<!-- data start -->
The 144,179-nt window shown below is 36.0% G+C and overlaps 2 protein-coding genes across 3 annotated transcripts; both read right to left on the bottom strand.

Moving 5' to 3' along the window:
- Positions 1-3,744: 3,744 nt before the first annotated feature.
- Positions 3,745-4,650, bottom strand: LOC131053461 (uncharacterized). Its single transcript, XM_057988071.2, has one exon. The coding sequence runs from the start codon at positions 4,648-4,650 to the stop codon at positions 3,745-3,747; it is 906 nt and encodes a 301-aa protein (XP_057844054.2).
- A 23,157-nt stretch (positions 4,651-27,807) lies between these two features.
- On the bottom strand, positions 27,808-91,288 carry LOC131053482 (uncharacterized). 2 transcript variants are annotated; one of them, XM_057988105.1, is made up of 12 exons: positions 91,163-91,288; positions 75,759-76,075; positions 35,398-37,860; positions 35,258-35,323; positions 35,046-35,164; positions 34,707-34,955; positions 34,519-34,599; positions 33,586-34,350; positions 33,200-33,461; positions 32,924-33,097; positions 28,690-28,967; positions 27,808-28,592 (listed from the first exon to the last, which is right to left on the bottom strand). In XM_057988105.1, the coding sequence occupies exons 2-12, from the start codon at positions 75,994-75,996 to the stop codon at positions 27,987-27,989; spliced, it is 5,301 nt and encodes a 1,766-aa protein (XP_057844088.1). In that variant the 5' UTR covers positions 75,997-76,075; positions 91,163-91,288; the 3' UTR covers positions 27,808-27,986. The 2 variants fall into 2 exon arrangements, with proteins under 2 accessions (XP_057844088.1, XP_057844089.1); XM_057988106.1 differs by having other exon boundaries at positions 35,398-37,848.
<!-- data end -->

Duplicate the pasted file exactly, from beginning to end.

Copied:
The 144,179-nt window shown below is 36.0% G+C and overlaps 2 protein-coding genes across 3 annotated transcripts; both read right to left on the bottom strand.

Moving 5' to 3' along the window:
- Positions 1-3,744: 3,744 nt before the first annotated feature.
- Positions 3,745-4,650, bottom strand: LOC131053461 (uncharacterized). Its single transcript, XM_057988071.2, has one exon. The coding sequence runs from the start codon at positions 4,648-4,650 to the stop codon at positions 3,745-3,747; it is 906 nt and encodes a 301-aa protein (XP_057844054.2).
- A 23,157-nt stretch (positions 4,651-27,807) lies between these two features.
- On the bottom strand, positions 27,808-91,288 carry LOC131053482 (uncharacterized). 2 transcript variants are annotated; one of them, XM_057988105.1, is made up of 12 exons: positions 91,163-91,288; positions 75,759-76,075; positions 35,398-37,860; positions 35,258-35,323; positions 35,046-35,164; positions 34,707-34,955; positions 34,519-34,599; positions 33,586-34,350; positions 33,200-33,461; positions 32,924-33,097; positions 28,690-28,967; positions 27,808-28,592 (listed from the first exon to the last, which is right to left on the bottom strand). In XM_057988105.1, the coding sequence occupies exons 2-12, from the start codon at positions 75,994-75,996 to the stop codon at positions 27,987-27,989; spliced, it is 5,301 nt and encodes a 1,766-aa protein (XP_057844088.1). In that variant the 5' UTR covers positions 75,997-76,075; positions 91,163-91,288; the 3' UTR covers positions 27,808-27,986. The 2 variants fall into 2 exon arrangements, with proteins under 2 accessions (XP_057844088.1, XP_057844089.1); XM_057988106.1 differs by having other exon boundaries at positions 35,398-37,848.